When Howard was retiring, he asked if I would take over a couple of his files. I was thrilled that he trusted me to do this. It felt great. When I started babbling about what to do in the cases, he laughed and said "that's why I want to retire, so I don't have to worry about [those details]," or words to that effect. Of course, he had those cases already won, the other side just didn't know it yet.
Howard - gentleman, storyteller, bon vivant, legal scholar, teacher, role model, and friend - thanks so much, for everything.

When does a finger and thumb gun count as a firearm during a robbery

Today in Com. v. Barney, the majority of the Supreme Court of Virginia upheld the conviction of the defendant for use of a firearm in a bank robbery, when the Commonwealth's evidence showed only that she threatened to kill the bank teller and kept her hand in her pocket. Justice Mann, joined by the Chief Justice and Senior Justice Mims, concluded that the evidence was not enough.

Thursday, September 15, 2022

When are fees incurred

In today's opinion about fees, both the majority and the dissent seemed to be looking the wrong way in wrestling with the argument about when are fees are "incurred" for purposes of Va. Code 8.01-271.1.  The majority relies in part on the fact that "[h]ere, the lawyers were not working for free." The dissent concludes that fees not paid for are not fee incurred.

But many times there are litigants who would not have a lawyer unless the lawyer would take the case for free, or with the expectation of statutory fees.

In one of my cases, the appellant argued that the appellee was not entitled to fees because the appellee was being represented pro bono. The panel of the Court of Appeals cited the Supreme Court's decision in Blanchard v. Bergeron, 489 U.S. 87 (1989), in concluding that "where there are lawyers or organizations that will take a plaintiff's case without compensation, that fact does not bar the award of a reasonable fee."

Similarly, a panel of the Court of Appeals held in Bahta v. Mohammed that legal aid attorneys were entitled to fees under Va. Code 16.1-278.19.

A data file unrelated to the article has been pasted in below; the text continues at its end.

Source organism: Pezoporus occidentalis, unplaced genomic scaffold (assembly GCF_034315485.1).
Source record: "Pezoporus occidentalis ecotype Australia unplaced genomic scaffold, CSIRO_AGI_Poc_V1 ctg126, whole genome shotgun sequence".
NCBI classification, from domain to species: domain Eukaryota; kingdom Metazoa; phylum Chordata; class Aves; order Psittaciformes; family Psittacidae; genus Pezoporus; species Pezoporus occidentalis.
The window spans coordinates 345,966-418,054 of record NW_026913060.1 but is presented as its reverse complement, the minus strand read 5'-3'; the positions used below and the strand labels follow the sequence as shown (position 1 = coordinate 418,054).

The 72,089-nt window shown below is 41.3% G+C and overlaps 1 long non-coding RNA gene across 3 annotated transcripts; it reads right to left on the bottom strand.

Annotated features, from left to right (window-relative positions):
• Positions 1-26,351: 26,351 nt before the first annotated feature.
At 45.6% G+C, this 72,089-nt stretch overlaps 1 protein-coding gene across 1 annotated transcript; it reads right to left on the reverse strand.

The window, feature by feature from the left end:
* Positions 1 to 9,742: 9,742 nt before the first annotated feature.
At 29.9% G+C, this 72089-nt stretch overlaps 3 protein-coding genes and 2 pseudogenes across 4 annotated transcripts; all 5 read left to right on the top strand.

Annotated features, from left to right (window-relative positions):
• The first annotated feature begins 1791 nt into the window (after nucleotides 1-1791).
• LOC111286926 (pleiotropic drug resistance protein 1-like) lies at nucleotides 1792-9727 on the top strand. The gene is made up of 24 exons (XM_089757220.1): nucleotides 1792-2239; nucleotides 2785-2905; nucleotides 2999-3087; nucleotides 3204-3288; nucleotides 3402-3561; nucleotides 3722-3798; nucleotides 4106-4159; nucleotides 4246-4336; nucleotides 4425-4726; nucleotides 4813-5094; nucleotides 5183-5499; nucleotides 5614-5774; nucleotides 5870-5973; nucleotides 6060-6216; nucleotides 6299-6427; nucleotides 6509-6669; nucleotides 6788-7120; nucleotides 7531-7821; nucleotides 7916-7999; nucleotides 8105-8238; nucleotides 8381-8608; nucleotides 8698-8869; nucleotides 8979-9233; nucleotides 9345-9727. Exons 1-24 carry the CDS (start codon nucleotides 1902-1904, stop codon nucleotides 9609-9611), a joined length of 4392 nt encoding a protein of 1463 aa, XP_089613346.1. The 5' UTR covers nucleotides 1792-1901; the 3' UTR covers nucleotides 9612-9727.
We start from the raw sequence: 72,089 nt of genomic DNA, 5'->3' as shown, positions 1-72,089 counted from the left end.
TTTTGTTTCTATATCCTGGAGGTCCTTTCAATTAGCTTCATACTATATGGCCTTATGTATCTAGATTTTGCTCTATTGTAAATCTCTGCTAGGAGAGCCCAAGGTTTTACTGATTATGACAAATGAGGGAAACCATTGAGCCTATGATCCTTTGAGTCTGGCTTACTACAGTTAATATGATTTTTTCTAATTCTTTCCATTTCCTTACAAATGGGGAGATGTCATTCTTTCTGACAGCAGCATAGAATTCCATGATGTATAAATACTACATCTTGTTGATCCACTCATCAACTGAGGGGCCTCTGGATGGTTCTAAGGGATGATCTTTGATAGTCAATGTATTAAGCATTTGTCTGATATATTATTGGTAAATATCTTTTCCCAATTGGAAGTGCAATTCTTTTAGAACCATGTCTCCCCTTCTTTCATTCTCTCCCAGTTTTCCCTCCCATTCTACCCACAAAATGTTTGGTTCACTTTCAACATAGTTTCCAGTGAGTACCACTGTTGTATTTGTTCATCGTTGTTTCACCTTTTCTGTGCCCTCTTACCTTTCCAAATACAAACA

Fee-shifting statutes put the burden of litigation costs on the bad actors who have misused the courts, which is most important when the victim is unable to pay counsel. Sanctions deter litigation misconduct. Today's decision could be a blow against poor women in particular if it means that they cannot recover fees under other statutes such as Va. Code 16.1-278.19 unless they are actually paying their attorneys at market rates.

In almost all fee litigation, the Court determines a reasonable fee, not the actual fee. Fees incurred should be interpreted to mean the reasonable fee for the attorney work that was reasonably necessary for that part of the case, whether the actual fees paid were $0 per hour or $1,000 per hour.

Wednesday, July 28, 2021

On the upcoming retirement of Justice Mims

I learned today from Steve Emmert by way of Paul Fletcher that Justice William Mims has announced his plans to retire from the Supreme Court of Virginia in a few months.

Justice Mims laughed out loud at my foolishness the last time I was before the Court. Years ago, we sat at the same table for a VBA banquet, and I spoke with him a little bit. My favorite story about him is one I read in Lawyers Weekly, in which he supposedly said that he stopped writing lengthy concurring opinions after someone in his family pointed out to him that there has never been an appellate jurist known as 'the Great Concurrer."

Friday, June 25, 2021

The judging tree

Earlier this week I appeared before Judge Fred Rowlett who was sworn in two years ago, joining Circuit Judge Randy Lowe, Juvenile Judge Florence Powell, Bankruptcy Judge Trish Brown, ALJ Linda Howell, Magistrate Judge Cynthia Eddy, Circuit Judge John Kilgore, and Supreme Court Justice Cynthia Kinser, among those who clerked for him and became judges themselves. The last of our law clerk reunions with him was eleven years ago this week, which was the only time Jill got to meet him.